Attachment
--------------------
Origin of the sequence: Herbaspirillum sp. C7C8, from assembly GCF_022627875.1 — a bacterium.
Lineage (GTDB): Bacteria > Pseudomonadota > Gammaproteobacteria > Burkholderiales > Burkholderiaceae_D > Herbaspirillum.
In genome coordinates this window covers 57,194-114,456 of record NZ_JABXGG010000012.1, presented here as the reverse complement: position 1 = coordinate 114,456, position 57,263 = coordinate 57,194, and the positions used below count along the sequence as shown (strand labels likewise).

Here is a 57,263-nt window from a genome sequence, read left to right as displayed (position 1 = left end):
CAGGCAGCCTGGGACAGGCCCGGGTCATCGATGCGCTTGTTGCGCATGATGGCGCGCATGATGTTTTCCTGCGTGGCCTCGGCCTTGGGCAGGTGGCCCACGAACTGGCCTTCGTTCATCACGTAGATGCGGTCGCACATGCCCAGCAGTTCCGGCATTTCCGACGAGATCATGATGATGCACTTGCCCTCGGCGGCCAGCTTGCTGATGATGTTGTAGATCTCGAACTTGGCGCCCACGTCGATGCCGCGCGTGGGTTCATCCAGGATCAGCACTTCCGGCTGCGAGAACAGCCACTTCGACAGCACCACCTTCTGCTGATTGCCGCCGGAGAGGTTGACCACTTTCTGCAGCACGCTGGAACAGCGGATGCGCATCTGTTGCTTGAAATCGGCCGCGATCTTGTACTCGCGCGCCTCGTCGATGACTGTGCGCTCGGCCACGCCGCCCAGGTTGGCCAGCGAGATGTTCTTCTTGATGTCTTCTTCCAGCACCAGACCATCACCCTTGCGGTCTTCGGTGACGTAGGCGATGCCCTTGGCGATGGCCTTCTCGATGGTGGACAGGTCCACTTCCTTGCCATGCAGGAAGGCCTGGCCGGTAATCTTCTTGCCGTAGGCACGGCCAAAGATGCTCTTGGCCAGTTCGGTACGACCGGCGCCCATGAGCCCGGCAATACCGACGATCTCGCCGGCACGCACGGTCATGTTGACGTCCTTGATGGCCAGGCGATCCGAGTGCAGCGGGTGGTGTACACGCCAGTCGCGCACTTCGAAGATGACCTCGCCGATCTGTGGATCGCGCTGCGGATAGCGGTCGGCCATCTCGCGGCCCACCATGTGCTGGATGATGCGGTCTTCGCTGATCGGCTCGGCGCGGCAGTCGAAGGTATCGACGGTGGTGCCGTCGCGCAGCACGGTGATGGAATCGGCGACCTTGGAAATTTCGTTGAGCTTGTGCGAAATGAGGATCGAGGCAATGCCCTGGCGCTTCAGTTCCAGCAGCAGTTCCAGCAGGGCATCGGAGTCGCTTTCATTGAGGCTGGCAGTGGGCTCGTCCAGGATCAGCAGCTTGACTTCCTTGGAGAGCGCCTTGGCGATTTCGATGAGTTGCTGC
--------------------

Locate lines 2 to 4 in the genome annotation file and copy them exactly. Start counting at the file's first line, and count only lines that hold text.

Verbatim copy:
Lineage (GTDB): Bacteria > Pseudomonadota > Gammaproteobacteria > Burkholderiales > Burkholderiaceae_D > Herbaspirillum.
In genome coordinates this window covers 57,194-114,456 of record NZ_JABXGG010000012.1, presented here as the reverse complement: position 1 = coordinate 114,456, position 57,263 = coordinate 57,194, and the positions used below count along the sequence as shown (strand labels likewise).

Here is a 57,263-nt window from a genome sequence, read left to right as displayed (position 1 = left end):